More than one reviewer has talked about the fantasy of the beautiful and dangerous man who represents the scary but intriguing side of coming into one's own sexuality, especially when it comes to everyone's favorite punching bag. I don't think this fantasy is a bad thing, especially if put into its proper context, like a villain. And thus, for once we move away from Edward Cullen and come to Jareth, the Goblin King of Jim Henson's late film Labyrinth.
Unlike many girl geeks of my age I do not have fond childhood memories of this movie, although I remember very much remember wanting to see it when I saw an ad on HBO. It never happened until a few weeks ago, and while it probably would have blown me away more back then, it's certainly more interesting to me now.
The film follows Sarah (Jennifer Connelly), a 15-year-old girl obsessed with fantasy worlds who is having a hard time with her father's new marriage, particularly her new younger brother, Toby. Told to look after the crying baby for the night, Sarah in a fit of rage calls upon the Goblin King (David Bowie) to take him away. He does that, arriving in a puff of glitter, and when Sarah fails to be seduced by him, he tells her she'll need to complete his labyrinth in 13 hours.
The HBO ad I saw (unlike the trailer I posted above) really played up the "Sarah must save her brother" angle. This intrigued me as a kid, because I'm a big sister with a little brother. (Plus, I remember reading a picture book with a similar plot that seemed more about the sibling relationship.) Yet quest tales are never about the object, but about the journey. Toby will be saved, but he's not the important part.
Jennifer Connelly is a great actress ... now. I loved her in Requiem for a Dream and The House of Sand and Fog and thought she was one of the saving graces of Ang Lee's Hulk. That being said her acting here is kind of rough and somewhat shrill. Of course, she was young, but it makes her performance somewhat distracting. Nevertheless, I did like Sarah, and enjoyed her journey. I liked that she was a protagonist who remained feminine, using her lipstick to mark her path (even if it didn't work).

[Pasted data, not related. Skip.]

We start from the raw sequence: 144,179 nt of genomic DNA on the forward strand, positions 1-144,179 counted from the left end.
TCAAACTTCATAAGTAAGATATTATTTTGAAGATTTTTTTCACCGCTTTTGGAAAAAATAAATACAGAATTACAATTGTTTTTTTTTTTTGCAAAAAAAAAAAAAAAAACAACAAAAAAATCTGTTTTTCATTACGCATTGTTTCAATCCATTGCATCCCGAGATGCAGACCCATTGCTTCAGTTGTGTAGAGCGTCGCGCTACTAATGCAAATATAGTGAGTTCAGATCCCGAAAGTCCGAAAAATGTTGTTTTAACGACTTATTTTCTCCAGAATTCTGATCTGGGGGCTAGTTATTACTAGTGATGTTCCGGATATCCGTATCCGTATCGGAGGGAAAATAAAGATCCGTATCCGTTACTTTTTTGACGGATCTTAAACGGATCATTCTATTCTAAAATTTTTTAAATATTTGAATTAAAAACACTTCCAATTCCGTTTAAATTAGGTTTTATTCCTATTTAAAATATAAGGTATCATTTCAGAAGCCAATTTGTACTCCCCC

And of course, Sarah meets very strange creatures and even stranger perils along the way, and makes some friends, as one does on quests. I felt a particular attachment to Ludo, a giant hairy beast who is also an Earth Bender.
Yet the real conflict on a both surface and metaphorical level is between Sarah and Jareth, and about how Jareth tries to seduce Sarah throughout the movie. As a growing young woman, Jareth's seductions upon Sarah are twofold. He tries to entrance her with the delights of childhood. At one point a goblin takes Sarah to her room and entreats her to stay with her old toys. In a scene that probably still makes Harry Knowles cry, Sarah breaks away when she exclaims, "It's all junk."
But there's also the enchantments of adulthood. Jareth, played by Bowie at his glam-rock best and wearing very tight pants that leave little to the imagination, remains a romantic figure to Sarah. He's perfect for the job, of course. Others have spoken about how androgynous males appeal to young ladies because they seem "safer" and less scary, and Jareth walks that scary/safe line perfectly. The sexual awakening elements of the story are left appropriately in subtext, but that makes them no less powerful. I'm by no means a hardcore Bowie fan, but I don't know who wouldn't find this fantasy ball sequence enchanting.
But one can't really give into the sexy/scary type, whatever Twilight tells us. Edward Cullen can raise the spectre of being scary only to has his author forget about it, but Jareth must remain in the realm of fantasy and Sarah must return. Even if Jareth offers to be her slave, she must reject him.
Although perhaps not completely. Even though we must all grow up, one can still return to childhood for visits, as Sarah assures the friends she made in her fantasy world when they turn up in her room in the final scene. Meanwhile a barn owl, the avatar of the Goblin King, remains tantalizingly watching through the window. He's still not Edward Cullen, though. He does fly away.